Using a monopod - slowest shutter speed?

Discussion in 'Miscellaneous Equipment' started by JDP, Feb 18, 2010.

  1. JDP

    JDP Member

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    Hi All,
    I just bought a monopod (Velbon RUP-L43). Maybe I should have asked this before I did that but .... I got it for hiking in the mountains (and low light). It only weighs 1lb, compared to about 3.5lbs for my tripod, and doubles up as a walking pole (though I don't consider myself old enough to requirethat yet!).

    I was wondering, for those who use a monopod what shutter speed advantage they find they get compared to hand-holding. More simply, what is the slowest shutter speed you use with your camera on a monopod?

    Hand-holding I am fine down to a 1/30th sec. I have occassionally got good results down to an 1/8th, but only if I can brace myself against some other object. This is using standard to wide angle lens'. With the monopod I was hoping to get down to at least a 1/4sec. Possible?
     
  2. Christopher Walrath

    Christopher Walrath Subscriber

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    Posted wirelessly..

    If you can brace it high against a fence or a tree and breathe out before you hit the shutter, speeds could get real slow. Experiment and see what you're capable of.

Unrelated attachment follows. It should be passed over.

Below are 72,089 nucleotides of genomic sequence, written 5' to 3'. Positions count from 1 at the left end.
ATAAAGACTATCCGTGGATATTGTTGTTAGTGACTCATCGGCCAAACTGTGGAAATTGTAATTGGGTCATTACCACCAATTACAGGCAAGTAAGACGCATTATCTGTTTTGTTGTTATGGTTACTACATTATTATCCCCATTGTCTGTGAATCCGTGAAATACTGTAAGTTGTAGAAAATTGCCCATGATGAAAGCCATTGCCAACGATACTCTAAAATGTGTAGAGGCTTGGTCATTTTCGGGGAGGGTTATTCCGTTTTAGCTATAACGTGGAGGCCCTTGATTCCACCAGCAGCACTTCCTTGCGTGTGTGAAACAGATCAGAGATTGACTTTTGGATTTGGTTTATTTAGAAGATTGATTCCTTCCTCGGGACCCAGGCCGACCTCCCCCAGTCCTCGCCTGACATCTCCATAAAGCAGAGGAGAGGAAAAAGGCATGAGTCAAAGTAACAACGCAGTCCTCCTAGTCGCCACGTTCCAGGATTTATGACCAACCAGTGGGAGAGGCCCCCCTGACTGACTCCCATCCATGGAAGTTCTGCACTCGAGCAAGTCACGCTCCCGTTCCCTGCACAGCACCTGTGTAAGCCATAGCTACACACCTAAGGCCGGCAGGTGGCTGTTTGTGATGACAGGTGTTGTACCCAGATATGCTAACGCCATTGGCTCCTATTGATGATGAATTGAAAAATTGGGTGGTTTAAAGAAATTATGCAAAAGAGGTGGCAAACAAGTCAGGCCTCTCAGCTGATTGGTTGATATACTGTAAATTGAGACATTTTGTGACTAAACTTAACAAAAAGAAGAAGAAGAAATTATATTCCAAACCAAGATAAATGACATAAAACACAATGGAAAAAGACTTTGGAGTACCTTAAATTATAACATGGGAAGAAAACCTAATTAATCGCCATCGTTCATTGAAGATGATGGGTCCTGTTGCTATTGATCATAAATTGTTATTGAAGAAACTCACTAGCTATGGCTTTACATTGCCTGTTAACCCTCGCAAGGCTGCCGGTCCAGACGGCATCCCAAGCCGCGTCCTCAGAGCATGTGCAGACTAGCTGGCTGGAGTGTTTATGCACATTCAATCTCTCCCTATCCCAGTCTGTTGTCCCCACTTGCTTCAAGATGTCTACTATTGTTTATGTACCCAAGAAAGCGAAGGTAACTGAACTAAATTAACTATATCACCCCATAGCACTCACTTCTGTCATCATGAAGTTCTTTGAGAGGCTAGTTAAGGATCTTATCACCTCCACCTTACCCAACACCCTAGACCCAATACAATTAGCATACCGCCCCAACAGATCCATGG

3. fotch

    fotch Member

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    I don't find a monopod all that stable for those slow speeds. I have a couple of lightweight tripods that I use instead. Although not as convenient as a monopod, work at any speed.
     
  4. Sim2

    Sim2 Member

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    Hallo,

    Way back when we used to use monopods with sports work and for static sports, such as golf, we were able to shoot velvia 50 at 1/60th using 500 or 600mm lenses.

    The key we found is subject movement (obviously) , being able to "be still" yourself; breathing, low to the ground and squeezing the shutter. Wider lenses are easier than telephotos. But everyone is different so this really is a case that you will have to try to find your limits for yourself.

    If you can brace yourself and/or the pod against something that will help enormously.

    Sim2.
     
  5. Vaughn

    Vaughn Subscriber

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    Highly dependent on the focal length of the lens. The general rule for the general population is to not hand-hold at speeds slower than 1/focal length (for example 1/125 sec with a 125mm lens.)

    So what lens are you successfully hand holding at 1/30 sec? Probably not a 210mm lens. So the question should be -- "How many stops slower in shutter speed can one use when using a monopod compared to hand holding the same lens?"

    And I don't know. Pure guessing I'd say 3 or 4 (depends on being able to brace, wind conditions, how cold you are, how much coffee you drank, etc!). Time to tape the newspaper classifieds to the wall and fire a couple test shots at different speeds!

    Vaughn
     
  6. Jeff Kubach

    Jeff Kubach Member

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    Depending on the size lens, maybe 1/15 to 1/18 sec.